finished this one up today. after looking at the photo on here tho, I'm going to soften the the front edges of the clouds a little. they look a little too "puffy" for me. I'll blend the front edges and get a lost and found effect that will take care of that. other than that its done. I like the looseness and color especially. something I've been focusing on in recent months.
fresh paint! been on a painting binge here lately. I'm excited about the work, so it makes me want to get in the studio and be productive. finally the big ones are as loose and colorful as my plein air studies. not to mention, its great to be in the studio when its 95 degrees out with 95% humidity. plein air is no fun in those conditions.
today the hurricane is bearing down on my beach town. I don't see anybody boarding up anything so I'm thinking like everybody else that it wont be that bad. the only sign of panic ive seen so far is one lady coming out of the grocery store with half dozen gallons of water. see that kinda rubs me wrong. if everybody did that the shelf would be empty really quick then nobody could get even ONE and they might need it worse than she needs six. I don't know, I might catch flack on that. been watching too much Curb Your Enthusiasm lately. the hero of the comedy is always pointing stuff like that out and everybody ridicules him for his opinions. hilarious.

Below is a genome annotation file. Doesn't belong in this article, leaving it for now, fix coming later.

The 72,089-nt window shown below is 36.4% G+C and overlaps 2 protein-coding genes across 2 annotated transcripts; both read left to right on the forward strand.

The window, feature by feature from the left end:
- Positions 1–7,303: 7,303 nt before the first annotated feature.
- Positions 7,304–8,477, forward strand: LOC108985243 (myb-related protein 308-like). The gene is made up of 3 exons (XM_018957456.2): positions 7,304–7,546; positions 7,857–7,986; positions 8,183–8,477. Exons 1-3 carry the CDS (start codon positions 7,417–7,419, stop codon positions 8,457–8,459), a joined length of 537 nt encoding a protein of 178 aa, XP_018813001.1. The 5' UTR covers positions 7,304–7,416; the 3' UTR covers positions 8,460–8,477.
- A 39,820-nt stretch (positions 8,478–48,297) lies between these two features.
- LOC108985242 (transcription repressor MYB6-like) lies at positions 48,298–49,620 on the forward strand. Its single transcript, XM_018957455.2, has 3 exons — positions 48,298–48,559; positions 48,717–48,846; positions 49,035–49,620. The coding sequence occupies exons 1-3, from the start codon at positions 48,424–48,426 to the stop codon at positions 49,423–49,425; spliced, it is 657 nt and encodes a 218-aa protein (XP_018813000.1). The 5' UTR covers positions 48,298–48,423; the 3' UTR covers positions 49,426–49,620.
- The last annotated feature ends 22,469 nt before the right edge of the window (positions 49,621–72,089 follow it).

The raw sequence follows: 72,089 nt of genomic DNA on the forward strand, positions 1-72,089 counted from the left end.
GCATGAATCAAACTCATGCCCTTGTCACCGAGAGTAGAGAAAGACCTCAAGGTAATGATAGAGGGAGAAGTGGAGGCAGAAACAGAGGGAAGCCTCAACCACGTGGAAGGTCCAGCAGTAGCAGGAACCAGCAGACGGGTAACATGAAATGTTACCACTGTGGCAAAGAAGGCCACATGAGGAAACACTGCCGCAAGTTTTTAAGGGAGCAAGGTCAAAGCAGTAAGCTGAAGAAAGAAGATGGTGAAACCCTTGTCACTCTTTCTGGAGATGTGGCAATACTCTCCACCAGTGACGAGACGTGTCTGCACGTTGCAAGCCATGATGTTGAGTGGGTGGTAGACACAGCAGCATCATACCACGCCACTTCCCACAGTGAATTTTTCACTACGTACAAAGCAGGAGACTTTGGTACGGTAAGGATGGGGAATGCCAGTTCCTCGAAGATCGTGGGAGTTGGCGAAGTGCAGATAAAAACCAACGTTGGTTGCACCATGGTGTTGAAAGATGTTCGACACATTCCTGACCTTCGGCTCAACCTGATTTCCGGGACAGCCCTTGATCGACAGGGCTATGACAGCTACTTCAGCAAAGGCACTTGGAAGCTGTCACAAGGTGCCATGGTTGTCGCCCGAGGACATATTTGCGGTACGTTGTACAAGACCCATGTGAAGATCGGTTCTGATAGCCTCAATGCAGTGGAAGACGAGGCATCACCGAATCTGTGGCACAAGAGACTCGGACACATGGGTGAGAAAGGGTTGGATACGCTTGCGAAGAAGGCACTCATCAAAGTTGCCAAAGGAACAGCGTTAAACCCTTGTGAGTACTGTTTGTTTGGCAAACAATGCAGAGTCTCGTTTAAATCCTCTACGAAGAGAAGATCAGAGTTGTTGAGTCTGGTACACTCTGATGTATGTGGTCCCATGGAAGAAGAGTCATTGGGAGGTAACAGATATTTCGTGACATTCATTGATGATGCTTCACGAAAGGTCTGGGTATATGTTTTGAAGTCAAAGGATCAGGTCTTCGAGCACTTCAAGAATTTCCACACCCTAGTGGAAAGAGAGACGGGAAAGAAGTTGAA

hope you like the painting even if you don't like my take on the water hoarder! :)
I took a bunch of paintings to galleries lately and you always get some you really liked back in return.
like orphans who keep getting left behind at the orphanage, some of em are good kids. sure they've got their little flaws but I cant understand why nobody wants to "adopt/buy" them. so I say, must be something the buyers just cant overlook. so I threw this one on the easel to see what could be done after not looking at it for the last 12 months (tho its actually a few years old)
first thing I decided to do was wash warmth all over it with a glaze. it looked a little too cool to me. I'm thinking the original was probably closer to the original light key but the electric company doesn't care about that at all. they want my money for lights this month. I gotta sell this puppy. ok I'm exaggerating but I cant help but keep playing the starving artist role ive perfected all these years.
then I took out all the paraphernalia on the boat and the boat numbers. strengthened the trailer and fooled with the shadow (darkenening the value) under the boat and made some darker shapes in the background trees adding some warmth (and some blue) to the shadows and made better shapes on the ones I thought were awkward. will anybody notice? doubtful but I think its like....if you don't comb your hair its not so bad but if you don't comb your hair, brush your teeth, or put on a clean shirt, its the cumulative effect that'll kill ya. the less little things ive got wrong with this piece the better it'll look overall.
hopefully, another painting saved from the brutal and violent "sand down" day that happens when I'm in a funk. haven't had one of those in a while, so I'm due.